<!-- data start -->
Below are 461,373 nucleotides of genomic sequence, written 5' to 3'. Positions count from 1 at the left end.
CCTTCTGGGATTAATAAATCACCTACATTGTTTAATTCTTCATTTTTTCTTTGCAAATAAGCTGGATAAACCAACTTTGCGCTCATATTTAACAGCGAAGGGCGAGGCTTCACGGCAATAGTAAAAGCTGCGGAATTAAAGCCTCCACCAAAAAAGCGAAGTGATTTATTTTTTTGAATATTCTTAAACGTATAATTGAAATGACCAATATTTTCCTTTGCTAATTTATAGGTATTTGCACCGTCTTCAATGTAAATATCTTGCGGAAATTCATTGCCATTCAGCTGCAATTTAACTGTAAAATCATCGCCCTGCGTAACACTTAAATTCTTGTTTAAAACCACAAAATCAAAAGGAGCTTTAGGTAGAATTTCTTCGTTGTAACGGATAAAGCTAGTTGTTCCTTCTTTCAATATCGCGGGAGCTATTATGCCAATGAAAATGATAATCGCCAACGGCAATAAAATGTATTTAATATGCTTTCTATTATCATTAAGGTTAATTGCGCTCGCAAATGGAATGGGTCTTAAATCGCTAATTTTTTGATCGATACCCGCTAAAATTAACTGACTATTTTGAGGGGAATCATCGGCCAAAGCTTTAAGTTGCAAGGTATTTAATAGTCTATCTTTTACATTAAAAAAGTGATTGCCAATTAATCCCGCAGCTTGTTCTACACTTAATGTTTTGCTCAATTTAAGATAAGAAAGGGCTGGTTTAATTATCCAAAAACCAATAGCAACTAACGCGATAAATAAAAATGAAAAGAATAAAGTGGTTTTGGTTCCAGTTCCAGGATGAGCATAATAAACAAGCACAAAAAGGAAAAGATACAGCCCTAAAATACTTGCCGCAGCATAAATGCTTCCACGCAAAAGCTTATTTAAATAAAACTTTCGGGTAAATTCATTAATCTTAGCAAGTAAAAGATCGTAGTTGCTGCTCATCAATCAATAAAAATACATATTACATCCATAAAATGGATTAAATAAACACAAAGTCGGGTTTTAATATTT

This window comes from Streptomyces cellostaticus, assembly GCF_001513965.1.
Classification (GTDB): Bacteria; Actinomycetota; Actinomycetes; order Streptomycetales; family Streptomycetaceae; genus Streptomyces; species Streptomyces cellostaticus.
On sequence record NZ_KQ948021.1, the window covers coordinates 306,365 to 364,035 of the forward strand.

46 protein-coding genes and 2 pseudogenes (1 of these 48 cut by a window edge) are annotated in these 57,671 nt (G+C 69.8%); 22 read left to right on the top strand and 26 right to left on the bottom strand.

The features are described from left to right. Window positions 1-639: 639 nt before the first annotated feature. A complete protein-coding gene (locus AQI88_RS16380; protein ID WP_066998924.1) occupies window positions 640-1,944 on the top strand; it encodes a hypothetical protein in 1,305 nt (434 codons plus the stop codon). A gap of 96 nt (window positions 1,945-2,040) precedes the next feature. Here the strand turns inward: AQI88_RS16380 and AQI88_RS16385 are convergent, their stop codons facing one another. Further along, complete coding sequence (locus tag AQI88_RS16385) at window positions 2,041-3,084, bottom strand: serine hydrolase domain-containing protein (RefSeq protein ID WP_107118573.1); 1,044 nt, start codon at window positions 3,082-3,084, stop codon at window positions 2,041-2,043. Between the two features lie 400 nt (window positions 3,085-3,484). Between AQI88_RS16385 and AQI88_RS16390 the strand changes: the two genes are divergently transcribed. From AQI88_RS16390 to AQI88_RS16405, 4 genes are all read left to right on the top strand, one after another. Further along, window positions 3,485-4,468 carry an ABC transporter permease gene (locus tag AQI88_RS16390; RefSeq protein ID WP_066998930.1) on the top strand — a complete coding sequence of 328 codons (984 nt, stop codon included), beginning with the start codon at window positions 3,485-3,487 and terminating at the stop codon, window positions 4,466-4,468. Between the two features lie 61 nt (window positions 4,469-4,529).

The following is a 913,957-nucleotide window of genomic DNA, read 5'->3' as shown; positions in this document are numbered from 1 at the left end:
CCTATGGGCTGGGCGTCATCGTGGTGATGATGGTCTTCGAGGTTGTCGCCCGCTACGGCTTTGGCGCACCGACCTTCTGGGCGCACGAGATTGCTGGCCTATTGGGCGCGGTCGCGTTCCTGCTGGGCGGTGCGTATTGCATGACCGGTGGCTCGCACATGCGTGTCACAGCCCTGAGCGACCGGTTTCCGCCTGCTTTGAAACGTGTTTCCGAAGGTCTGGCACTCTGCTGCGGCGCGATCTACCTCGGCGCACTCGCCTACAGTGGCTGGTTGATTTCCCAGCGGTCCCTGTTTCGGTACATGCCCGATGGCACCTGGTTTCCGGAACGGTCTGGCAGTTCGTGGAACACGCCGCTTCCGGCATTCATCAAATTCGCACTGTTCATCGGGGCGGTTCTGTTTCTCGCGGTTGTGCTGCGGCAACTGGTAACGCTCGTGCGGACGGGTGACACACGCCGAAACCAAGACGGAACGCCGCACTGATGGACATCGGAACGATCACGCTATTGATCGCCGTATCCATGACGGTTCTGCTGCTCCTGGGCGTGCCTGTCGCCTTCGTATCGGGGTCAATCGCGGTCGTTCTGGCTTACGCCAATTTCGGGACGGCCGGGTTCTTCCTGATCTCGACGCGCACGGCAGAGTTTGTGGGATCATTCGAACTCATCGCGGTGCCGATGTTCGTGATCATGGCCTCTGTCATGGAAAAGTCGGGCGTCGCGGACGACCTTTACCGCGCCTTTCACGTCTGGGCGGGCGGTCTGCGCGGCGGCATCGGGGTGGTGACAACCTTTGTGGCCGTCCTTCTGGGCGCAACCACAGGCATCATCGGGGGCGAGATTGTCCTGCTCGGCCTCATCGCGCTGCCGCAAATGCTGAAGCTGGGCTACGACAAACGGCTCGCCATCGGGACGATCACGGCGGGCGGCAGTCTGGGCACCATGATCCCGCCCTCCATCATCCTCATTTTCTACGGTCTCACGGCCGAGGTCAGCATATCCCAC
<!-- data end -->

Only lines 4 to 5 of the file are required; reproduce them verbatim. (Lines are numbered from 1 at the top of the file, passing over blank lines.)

Classification (GTDB): Bacteria; Actinomycetota; Actinomycetes; order Streptomycetales; family Streptomycetaceae; genus Streptomyces; species Streptomyces cellostaticus.
On sequence record NZ_KQ948021.1, the window covers coordinates 306,365 to 364,035 of the forward strand.